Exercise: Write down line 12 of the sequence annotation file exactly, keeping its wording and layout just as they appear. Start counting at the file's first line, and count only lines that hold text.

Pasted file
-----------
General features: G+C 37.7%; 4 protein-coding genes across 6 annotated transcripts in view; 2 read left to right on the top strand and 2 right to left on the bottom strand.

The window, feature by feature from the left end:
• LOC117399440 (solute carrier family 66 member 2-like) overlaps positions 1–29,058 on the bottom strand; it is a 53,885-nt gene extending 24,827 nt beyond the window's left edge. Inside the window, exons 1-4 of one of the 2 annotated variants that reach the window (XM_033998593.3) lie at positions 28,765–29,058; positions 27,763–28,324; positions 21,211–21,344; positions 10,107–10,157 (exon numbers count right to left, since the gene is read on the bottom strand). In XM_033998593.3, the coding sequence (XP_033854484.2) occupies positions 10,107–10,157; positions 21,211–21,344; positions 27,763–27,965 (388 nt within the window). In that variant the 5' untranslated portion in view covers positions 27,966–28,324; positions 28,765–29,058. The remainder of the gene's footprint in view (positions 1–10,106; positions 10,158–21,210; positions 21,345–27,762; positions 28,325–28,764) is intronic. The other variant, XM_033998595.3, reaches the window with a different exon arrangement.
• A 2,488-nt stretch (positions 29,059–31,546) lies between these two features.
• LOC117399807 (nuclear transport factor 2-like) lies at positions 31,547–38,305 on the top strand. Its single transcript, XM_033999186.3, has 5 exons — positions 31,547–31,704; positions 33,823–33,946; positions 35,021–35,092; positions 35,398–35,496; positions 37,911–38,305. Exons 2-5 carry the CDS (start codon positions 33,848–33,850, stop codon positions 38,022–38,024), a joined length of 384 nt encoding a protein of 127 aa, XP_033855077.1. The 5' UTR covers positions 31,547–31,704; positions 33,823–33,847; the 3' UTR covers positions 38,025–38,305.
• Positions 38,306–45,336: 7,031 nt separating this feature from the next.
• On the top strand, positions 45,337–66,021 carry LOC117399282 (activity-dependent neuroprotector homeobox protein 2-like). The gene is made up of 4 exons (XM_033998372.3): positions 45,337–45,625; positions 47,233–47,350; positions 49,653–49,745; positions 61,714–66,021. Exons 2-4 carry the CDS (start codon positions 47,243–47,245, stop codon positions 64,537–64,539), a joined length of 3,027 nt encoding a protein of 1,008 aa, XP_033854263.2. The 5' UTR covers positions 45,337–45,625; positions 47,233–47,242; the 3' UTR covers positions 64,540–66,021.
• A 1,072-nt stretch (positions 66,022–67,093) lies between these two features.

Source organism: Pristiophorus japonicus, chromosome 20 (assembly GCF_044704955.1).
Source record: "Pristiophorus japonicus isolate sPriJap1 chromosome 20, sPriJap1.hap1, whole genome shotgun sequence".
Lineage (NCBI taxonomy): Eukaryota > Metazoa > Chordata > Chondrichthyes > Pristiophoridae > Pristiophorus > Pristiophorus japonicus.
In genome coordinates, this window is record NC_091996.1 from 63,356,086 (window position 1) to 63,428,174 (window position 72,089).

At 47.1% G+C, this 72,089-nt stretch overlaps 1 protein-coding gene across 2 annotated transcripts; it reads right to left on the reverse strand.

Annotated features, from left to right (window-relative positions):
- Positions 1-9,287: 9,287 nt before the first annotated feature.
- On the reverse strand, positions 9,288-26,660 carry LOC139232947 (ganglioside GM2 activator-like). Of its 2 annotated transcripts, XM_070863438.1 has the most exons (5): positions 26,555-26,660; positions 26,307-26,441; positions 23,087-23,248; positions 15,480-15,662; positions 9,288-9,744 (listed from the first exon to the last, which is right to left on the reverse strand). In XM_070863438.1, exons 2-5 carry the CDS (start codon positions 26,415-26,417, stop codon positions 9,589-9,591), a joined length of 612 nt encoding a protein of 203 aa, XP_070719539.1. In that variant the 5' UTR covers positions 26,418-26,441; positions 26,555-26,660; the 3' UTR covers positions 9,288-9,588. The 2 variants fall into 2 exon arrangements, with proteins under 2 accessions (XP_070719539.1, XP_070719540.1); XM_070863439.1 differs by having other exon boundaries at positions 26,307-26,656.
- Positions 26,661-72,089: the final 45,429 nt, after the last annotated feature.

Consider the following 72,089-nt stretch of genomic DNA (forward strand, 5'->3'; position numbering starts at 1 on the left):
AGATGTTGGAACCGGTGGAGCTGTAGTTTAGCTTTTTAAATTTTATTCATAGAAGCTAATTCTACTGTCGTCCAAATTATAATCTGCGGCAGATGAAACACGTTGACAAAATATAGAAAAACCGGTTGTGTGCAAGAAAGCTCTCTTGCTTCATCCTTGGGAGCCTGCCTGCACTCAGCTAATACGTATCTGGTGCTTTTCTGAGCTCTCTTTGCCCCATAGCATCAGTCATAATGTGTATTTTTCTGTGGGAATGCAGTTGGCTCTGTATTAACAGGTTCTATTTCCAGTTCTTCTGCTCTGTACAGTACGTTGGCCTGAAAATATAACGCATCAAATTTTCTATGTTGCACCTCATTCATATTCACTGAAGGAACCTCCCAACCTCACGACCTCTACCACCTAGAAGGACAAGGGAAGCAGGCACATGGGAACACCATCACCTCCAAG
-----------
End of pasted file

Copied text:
In genome coordinates, this window is record NC_091996.1 from 63,356,086 (window position 1) to 63,428,174 (window position 72,089).